Reporters squeezed in a mention of the affidavit from left-wing journalist Christopher Hitchens contradicting Blumenthal as Hitchens recounted a March 1998 lunch during which Blumenthal described Lewinsky as a stalker who made sexual demands on the President. ABC's Linda Douglass insisted the revelation is "likely to have little bearing on the case against the President." But over on CBS Bob Schieffer passed on how prosecutors think it "bolsters their contention that there was an organized White House effort to obstruct justice by smearing Ms. Lewinsky."

Barely a minute later on CBS Bill Plante relayed how a White House operative suggested that in 20 years people will remember how "the whole thing was a partisan hit job."

Some quick highlights from the Saturday, February 6 evening shows.

-- ABC's World News Tonight. Linda Douglass summarized the case made by the managers, illustrated with deposition clips. After playing a soundbite of Blumenthal recalling how Clinton told him Lewinsky was a stalker, Douglass concluded: "The managers accused Blumenthal of peddling that story to reporters. Under oath Blumenthal denied it, but tonight journalist Christopher Hitchens filed a sworn affidavit saying Blumenthal told him such a story. Tonight Blumenthal denied that. Senators say all of this might cause trouble for Blumenthal, but is likely to have little bearing on the case against the President."

Tim O'Brien presented the case made by the White House lawyers before Cokie Roberts appeared to show excerpts from her interview with Senator Robert Byrd set to run on This Week the next morning. Byrd said Clinton's actions are covered by high crimes and misdemeanors and he is guilty, but the question is should he be removed.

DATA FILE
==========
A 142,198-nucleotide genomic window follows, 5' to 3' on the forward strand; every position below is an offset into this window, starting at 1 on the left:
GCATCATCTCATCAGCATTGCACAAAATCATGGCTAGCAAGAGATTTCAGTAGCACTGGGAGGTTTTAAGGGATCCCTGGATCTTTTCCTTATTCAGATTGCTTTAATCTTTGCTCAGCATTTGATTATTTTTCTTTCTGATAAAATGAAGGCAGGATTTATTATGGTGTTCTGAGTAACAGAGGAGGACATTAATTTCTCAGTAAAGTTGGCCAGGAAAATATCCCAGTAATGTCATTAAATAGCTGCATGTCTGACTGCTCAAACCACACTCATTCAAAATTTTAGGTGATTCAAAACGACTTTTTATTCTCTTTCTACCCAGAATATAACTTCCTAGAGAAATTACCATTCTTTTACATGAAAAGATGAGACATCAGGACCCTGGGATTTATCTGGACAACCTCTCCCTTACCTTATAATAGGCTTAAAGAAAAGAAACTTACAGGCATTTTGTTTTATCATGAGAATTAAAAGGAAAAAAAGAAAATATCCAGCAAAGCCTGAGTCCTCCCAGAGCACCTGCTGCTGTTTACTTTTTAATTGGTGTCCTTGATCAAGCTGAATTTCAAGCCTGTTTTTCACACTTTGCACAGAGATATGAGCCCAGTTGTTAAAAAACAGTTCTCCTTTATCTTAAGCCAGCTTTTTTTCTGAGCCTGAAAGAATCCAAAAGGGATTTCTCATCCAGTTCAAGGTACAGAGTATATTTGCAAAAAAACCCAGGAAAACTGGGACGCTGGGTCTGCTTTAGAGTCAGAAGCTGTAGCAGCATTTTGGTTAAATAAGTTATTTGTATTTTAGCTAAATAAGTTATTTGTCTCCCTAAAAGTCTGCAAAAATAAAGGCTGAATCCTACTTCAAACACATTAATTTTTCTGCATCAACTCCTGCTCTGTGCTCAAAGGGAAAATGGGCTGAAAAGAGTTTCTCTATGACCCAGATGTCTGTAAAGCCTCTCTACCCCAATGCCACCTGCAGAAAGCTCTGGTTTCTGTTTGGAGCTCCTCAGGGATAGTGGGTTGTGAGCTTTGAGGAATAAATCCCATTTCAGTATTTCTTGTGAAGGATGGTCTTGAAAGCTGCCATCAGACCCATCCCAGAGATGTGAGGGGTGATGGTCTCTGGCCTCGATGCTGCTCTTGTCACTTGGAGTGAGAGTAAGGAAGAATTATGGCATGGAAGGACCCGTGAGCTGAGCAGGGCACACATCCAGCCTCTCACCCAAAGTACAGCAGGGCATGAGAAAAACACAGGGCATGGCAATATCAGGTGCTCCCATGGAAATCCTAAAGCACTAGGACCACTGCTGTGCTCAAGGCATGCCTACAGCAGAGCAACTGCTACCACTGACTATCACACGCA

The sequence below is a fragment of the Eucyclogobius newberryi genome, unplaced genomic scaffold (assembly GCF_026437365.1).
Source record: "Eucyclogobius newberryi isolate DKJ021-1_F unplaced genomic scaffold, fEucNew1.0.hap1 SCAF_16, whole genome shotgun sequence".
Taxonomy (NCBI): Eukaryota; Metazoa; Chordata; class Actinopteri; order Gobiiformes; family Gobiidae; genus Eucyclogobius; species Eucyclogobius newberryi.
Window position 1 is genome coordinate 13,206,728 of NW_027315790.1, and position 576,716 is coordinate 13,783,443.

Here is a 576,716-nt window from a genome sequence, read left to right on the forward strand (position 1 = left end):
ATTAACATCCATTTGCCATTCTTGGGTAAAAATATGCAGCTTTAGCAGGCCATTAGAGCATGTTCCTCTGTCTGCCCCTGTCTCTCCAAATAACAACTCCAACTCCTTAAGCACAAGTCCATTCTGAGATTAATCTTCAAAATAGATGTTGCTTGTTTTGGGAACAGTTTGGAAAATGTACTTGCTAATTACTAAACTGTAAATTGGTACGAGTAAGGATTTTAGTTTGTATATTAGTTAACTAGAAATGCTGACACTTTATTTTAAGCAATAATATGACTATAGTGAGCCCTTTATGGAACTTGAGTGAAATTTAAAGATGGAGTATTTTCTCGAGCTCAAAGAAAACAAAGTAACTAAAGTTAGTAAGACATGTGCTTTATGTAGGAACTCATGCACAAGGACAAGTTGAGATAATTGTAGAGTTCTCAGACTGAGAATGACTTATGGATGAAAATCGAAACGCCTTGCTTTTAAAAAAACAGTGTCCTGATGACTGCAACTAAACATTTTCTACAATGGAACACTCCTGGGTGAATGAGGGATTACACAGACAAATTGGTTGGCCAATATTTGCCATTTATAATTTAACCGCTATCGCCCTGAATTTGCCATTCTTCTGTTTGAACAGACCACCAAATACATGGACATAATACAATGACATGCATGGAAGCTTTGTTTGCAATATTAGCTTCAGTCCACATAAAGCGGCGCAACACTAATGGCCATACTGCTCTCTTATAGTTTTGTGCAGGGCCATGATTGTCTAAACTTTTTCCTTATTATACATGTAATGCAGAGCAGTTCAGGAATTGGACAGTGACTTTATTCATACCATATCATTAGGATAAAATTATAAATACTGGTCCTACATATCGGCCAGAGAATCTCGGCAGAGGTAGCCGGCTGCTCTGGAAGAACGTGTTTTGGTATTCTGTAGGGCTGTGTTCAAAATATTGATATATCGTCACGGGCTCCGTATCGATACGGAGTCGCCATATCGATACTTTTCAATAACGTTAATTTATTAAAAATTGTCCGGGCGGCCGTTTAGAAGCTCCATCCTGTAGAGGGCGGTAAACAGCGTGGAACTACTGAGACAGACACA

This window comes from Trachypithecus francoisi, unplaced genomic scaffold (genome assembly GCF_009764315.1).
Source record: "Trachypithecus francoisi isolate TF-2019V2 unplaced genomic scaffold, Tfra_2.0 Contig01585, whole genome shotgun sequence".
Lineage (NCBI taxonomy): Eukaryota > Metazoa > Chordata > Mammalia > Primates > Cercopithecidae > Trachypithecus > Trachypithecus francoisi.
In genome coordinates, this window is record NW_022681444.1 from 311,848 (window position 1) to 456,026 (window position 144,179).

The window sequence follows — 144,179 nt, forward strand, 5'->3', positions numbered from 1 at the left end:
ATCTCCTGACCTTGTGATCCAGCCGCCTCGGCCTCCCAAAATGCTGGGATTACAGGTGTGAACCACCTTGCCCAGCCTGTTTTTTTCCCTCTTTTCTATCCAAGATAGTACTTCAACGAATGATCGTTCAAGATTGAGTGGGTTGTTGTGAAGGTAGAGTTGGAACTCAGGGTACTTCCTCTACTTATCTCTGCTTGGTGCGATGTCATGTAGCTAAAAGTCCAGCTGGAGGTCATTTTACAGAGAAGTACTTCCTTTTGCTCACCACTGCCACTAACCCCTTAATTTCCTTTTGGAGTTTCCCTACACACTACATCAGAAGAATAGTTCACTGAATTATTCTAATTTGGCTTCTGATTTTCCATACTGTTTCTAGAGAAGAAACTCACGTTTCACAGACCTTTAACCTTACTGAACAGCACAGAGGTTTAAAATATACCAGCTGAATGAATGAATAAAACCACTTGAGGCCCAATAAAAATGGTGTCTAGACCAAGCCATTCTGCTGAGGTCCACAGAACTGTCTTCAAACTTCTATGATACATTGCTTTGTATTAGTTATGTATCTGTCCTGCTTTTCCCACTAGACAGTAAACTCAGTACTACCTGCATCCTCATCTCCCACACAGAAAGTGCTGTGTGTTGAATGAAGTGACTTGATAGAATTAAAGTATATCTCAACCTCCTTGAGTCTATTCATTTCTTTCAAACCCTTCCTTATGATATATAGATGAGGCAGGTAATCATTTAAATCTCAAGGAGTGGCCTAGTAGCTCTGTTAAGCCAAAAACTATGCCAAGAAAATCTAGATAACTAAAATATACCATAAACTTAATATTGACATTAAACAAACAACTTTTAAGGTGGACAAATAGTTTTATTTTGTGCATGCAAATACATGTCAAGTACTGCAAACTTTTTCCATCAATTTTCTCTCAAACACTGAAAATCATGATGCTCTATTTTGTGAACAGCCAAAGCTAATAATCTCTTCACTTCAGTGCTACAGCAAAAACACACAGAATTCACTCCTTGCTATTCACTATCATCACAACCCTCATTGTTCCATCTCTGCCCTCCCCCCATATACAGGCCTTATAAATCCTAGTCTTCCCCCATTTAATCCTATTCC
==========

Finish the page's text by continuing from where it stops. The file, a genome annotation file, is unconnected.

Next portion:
-- CBS Evening News. Bob Schieffer began his summary of the case made by both sides: "The tapes rolled and suddenly the tedious written transcripts came to life..." Schieffer found "the most striking contrast" was between Clinton saying he did not know what Jordan was doing job search-wise versus Jordan saying he kept Clinton fully informed. Schieffer concluded with the Hitchens affidavit: "Prosecutors say that bolsters their contention that there was an organized White House effort to obstruct justice by smearing Ms. Lewinsky."

From the White House Bill Plante checked in on the debate over censure, concluding by conveying the Clinton spin that all people will remember is that whole scandal was "a partisan hit job." Plante relayed:
"The President's defenders say they can live with any form of censure as long as it doesn't say he broke the law. They say that the President will survive this particularly if he can keep to his agenda and they can't resist gloating a little bit even though they promised not to. One White House official told me today, in 20 years, he said, people will remember three things about this: that the President was impeached in the House, that he was acquitted in the Senate and that the whole thing was a partisan hit job."


-- NBC Nightly News. Gwen Ifill opened her story: "Monica Lewinsky, poised confident and apparently unflappable, finally spoke to the Senate today, appearing on videotape to re-tell a familiar story, but with an immediacy that kept Senators riveted." Ifill concluded with Blumenthal:
"Outside the Senate chamber today lawmakers circulated a signed affidavit from a journalist who disputes Sidney Blumenthal, the senior White House aide, when he says he never leaked damaging information about Lewinsky to reporters. Not a direct connection to the President, but potentially damaging to another member of Bill Clinton's inner circle."

Later, anchor Brian Williams interviewed manager Asa Hutchinson. After asking if any minds were changed and the impact of the Blumenthal/Hitchens development, Williams wondered if the managers are willing to go away: "Are you -- the thirteen House managers -- prepared as a group to say we made our last, best effort and withdraw, fade away now as a group, and let the Senate go into final arguments?"